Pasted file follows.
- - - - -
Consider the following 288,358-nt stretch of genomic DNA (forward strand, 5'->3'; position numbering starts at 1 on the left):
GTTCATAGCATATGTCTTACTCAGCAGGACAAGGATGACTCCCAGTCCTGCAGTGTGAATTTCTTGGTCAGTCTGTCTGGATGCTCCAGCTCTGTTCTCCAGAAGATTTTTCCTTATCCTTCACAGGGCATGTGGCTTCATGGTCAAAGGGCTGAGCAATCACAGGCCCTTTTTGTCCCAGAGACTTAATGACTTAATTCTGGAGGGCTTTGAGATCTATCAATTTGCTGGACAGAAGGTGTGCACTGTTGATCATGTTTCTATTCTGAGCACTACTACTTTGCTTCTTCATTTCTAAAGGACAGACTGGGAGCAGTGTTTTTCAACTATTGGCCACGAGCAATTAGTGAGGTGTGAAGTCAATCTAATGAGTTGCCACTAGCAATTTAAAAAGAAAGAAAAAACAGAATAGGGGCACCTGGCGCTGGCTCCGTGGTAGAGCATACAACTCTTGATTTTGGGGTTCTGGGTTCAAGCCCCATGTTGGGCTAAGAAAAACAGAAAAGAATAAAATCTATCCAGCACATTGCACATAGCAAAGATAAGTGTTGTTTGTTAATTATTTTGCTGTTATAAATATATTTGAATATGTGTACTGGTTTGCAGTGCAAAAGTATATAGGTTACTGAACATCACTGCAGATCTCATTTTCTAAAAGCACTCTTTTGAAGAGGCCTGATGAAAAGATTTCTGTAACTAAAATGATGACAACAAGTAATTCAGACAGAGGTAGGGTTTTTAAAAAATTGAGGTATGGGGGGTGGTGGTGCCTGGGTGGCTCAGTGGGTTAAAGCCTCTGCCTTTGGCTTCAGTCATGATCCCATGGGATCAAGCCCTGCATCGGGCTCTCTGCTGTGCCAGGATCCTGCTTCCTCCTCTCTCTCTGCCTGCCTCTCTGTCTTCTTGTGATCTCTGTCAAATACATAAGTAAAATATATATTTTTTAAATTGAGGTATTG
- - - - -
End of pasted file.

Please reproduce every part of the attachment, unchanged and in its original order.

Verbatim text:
Consider the following 288,358-nt stretch of genomic DNA (forward strand, 5'->3'; position numbering starts at 1 on the left):
GTTCATAGCATATGTCTTACTCAGCAGGACAAGGATGACTCCCAGTCCTGCAGTGTGAATTTCTTGGTCAGTCTGTCTGGATGCTCCAGCTCTGTTCTCCAGAAGATTTTTCCTTATCCTTCACAGGGCATGTGGCTTCATGGTCAAAGGGCTGAGCAATCACAGGCCCTTTTTGTCCCAGAGACTTAATGACTTAATTCTGGAGGGCTTTGAGATCTATCAATTTGCTGGACAGAAGGTGTGCACTGTTGATCATGTTTCTATTCTGAGCACTACTACTTTGCTTCTTCATTTCTAAAGGACAGACTGGGAGCAGTGTTTTTCAACTATTGGCCACGAGCAATTAGTGAGGTGTGAAGTCAATCTAATGAGTTGCCACTAGCAATTTAAAAAGAAAGAAAAAACAGAATAGGGGCACCTGGCGCTGGCTCCGTGGTAGAGCATACAACTCTTGATTTTGGGGTTCTGGGTTCAAGCCCCATGTTGGGCTAAGAAAAACAGAAAAGAATAAAATCTATCCAGCACATTGCACATAGCAAAGATAAGTGTTGTTTGTTAATTATTTTGCTGTTATAAATATATTTGAATATGTGTACTGGTTTGCAGTGCAAAAGTATATAGGTTACTGAACATCACTGCAGATCTCATTTTCTAAAAGCACTCTTTTGAAGAGGCCTGATGAAAAGATTTCTGTAACTAAAATGATGACAACAAGTAATTCAGACAGAGGTAGGGTTTTTAAAAAATTGAGGTATGGGGGGTGGTGGTGCCTGGGTGGCTCAGTGGGTTAAAGCCTCTGCCTTTGGCTTCAGTCATGATCCCATGGGATCAAGCCCTGCATCGGGCTCTCTGCTGTGCCAGGATCCTGCTTCCTCCTCTCTCTCTGCCTGCCTCTCTGTCTTCTTGTGATCTCTGTCAAATACATAAGTAAAATATATATTTTTTAAATTGAGGTATTG